La Graciosa

One of our favorite islands is La Graciosa; a volcanic island in the Spanish Canary Islands. Here we reached shore for the first time after sailing out of the Gulf of Gibraltar. Maybe that is why this island captivated us like it did. The view is also stunning, and the whole island suggests very good energies, strength, and peace at the same time. It is possible to be totally recharged from its beauty and charm.

La Graciosa is separated from the island of Lanzarote by the Straits of El Río. The island is part of the Chinijo Archipelago Natural Park (Parque Natural del Archipiélago Chinijo). In 2018, La Graciosa officially became the eighth Canary Island. It has two settlements: Caleta de Sebo can be found in the southeastern part. There is a grocery store, post office, school, hospital, pharmacy, bank, harbor, beach, restaurants. Approximately 700 people live here, which is the majority of the island’s inhabitants. The other Casas de Pedro Barba is the older settlement, but everyone has moved from this area. Today they go here to relax and vacation with people in beautiful, well-kept, renovated houses. There is an ocean pool on the shore, which fills with seawater at high tide so that you can swim and swim in it undisturbed, as the waves cannot get in. The locals live on tourism and fishing. Their vegetable gardens – in which they grow only a few things for self-sufficiency (cactus fruit, grapes) – are protected from wind, sun & sand by a high plank fence, and irrigated as rain does not fall here, but rather moves across the strait towards Lanzarote.

The first thing we notice when we step out into the street is that it’s covered in sand; the braver ones walk barefoot here as well. A limited number of specially licensed off-road vehicles are used for transport; some tractors and plenty of bikes to see on the roads. You can rent a car and a bicycle. The island can be reached by ferry from Orzola, Lanzarote. Petrol can only be obtained this way, but you still have to take a taxi from Orzola 15 minutes to the nearest petrol station. Only diesel is available on the island. We learned this when we wanted to fill the dinghy’s fuel tank. The locals were infinitely helpful: when we had already sailed back to the ship from the harbor, they stood beside us with another dinghy and gave us 10 liters of gasoline from their tank. When we wanted to pay, they said there was no need. It was as if we had only been given water; although the water is a pretty big treasure on this island, they didn’t seem to think so.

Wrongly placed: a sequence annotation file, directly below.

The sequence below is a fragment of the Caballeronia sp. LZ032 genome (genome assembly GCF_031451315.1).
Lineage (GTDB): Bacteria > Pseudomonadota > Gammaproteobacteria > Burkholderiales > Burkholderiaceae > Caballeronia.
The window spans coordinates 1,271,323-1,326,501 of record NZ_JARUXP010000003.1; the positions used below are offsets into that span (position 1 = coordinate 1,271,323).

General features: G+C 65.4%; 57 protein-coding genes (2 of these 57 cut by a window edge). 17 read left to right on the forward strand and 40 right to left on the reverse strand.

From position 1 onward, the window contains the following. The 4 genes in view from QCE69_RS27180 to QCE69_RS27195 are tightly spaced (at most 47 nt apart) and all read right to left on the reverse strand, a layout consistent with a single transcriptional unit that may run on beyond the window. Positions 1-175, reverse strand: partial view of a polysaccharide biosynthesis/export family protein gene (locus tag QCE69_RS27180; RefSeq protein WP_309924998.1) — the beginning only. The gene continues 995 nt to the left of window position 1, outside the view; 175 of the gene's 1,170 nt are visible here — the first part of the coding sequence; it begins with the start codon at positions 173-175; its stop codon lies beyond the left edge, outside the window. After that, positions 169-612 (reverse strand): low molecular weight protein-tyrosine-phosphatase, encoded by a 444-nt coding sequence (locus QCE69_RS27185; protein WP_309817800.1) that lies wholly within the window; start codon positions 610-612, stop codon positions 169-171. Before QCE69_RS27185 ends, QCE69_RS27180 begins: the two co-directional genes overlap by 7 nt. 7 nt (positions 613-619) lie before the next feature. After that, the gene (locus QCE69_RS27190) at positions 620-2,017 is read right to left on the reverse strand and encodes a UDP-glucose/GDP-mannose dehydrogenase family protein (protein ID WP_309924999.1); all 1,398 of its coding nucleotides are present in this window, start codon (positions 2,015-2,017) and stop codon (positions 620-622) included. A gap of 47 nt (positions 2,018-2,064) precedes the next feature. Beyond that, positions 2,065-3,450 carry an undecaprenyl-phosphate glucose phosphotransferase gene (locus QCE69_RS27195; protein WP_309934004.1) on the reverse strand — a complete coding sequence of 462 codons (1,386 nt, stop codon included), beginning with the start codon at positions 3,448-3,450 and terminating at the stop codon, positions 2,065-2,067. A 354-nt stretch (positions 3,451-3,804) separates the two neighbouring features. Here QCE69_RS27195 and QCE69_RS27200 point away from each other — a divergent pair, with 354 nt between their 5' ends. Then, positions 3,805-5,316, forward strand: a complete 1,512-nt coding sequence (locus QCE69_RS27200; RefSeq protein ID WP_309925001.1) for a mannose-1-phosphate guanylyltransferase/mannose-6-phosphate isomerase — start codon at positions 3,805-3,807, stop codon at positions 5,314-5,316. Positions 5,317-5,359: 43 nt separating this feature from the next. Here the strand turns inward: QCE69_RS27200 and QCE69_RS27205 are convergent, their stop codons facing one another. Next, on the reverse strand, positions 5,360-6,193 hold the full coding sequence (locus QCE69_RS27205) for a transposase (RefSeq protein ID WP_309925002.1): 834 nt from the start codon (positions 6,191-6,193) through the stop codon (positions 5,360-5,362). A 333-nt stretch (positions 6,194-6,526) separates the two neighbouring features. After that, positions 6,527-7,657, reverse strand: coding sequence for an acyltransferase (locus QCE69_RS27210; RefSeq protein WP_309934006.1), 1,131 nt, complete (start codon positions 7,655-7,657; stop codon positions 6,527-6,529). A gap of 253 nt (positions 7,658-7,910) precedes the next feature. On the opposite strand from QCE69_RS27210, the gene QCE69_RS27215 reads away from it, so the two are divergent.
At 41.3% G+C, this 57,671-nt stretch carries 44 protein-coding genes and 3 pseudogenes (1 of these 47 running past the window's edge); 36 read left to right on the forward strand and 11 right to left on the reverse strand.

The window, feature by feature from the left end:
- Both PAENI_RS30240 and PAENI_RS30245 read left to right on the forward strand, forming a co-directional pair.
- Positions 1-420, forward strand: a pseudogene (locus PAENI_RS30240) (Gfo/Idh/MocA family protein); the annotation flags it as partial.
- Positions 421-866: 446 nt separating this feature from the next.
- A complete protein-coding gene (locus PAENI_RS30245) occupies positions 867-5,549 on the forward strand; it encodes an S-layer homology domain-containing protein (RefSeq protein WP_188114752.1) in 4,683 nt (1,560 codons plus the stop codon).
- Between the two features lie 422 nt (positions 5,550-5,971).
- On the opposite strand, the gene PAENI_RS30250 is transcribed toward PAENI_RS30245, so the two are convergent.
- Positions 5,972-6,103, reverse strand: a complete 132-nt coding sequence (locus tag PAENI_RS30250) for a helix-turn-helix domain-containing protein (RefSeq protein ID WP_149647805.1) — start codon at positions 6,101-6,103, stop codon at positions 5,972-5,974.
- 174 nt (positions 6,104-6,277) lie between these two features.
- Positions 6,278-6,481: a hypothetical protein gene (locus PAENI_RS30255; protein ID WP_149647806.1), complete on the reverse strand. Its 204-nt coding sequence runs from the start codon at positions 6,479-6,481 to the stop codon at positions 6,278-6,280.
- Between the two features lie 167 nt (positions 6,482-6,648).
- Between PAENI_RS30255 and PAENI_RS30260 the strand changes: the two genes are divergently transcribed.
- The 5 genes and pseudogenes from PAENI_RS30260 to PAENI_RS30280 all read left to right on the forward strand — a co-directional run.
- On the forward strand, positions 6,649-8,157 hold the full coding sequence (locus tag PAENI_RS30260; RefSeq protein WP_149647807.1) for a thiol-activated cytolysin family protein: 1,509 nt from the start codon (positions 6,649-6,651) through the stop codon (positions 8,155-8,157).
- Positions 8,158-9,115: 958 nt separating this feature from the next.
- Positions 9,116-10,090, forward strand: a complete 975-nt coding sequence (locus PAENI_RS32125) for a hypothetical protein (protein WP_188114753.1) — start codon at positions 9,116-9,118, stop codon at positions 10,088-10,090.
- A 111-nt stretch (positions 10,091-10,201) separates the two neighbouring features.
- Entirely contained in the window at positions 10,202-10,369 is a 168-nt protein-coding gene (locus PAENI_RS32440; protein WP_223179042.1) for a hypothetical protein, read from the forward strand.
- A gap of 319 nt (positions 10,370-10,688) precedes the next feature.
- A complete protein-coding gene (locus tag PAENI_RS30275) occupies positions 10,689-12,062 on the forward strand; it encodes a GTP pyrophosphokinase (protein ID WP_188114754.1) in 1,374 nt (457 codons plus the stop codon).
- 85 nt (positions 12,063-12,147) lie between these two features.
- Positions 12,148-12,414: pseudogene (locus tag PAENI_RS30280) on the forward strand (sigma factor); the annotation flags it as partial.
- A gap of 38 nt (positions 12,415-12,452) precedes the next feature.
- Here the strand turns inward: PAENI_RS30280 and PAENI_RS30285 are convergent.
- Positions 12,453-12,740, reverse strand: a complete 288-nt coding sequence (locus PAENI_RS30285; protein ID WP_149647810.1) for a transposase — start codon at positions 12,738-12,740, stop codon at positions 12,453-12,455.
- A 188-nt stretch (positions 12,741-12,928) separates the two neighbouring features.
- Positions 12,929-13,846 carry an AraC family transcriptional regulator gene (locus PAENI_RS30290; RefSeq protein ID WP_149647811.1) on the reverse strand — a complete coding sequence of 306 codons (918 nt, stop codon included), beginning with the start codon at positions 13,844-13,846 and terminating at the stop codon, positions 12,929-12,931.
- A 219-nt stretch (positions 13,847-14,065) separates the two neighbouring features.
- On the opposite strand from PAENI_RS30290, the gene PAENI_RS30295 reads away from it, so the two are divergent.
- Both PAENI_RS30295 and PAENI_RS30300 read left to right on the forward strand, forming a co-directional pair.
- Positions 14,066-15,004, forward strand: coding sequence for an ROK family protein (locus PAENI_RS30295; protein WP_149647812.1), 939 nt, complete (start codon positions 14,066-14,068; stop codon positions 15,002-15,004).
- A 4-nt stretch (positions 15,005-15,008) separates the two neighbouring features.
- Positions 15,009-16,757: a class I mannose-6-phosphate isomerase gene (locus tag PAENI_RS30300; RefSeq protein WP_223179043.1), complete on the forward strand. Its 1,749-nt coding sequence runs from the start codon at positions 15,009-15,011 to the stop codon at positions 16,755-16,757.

The island is extremely dry, with an average of one day of rain a year. Accordingly, only a few dry bushes can survive. There are no trees at all. Any that we did see were planted by man and diligently watered to keep them alive. There is no natural source of water. Since 2001 there is a water pipeline from Lanzarote, from which desalinated water produced from seawater comes.

There are several separate mountains with a volcanic crater on the island. The highest is Agujas Grandes, which rises 266 meters. The second highest Agujas Chicas at an altitude of 228 m. Playa de la Cocina is one of the most beautiful and famous beaches in the southwest of the island. On our nearly two-hour car cruise, we also visited this beach with our local guide, and we would have loved to have stayed here admiring the sight of the big waves if we had had the opportunity. It is difficult to swim here, the beaches on the north side are much more suitable for that, such as Playa de Francesa, our anchored bay.

We are very happy that La Graciosa is our first encounter with the Canary Islands!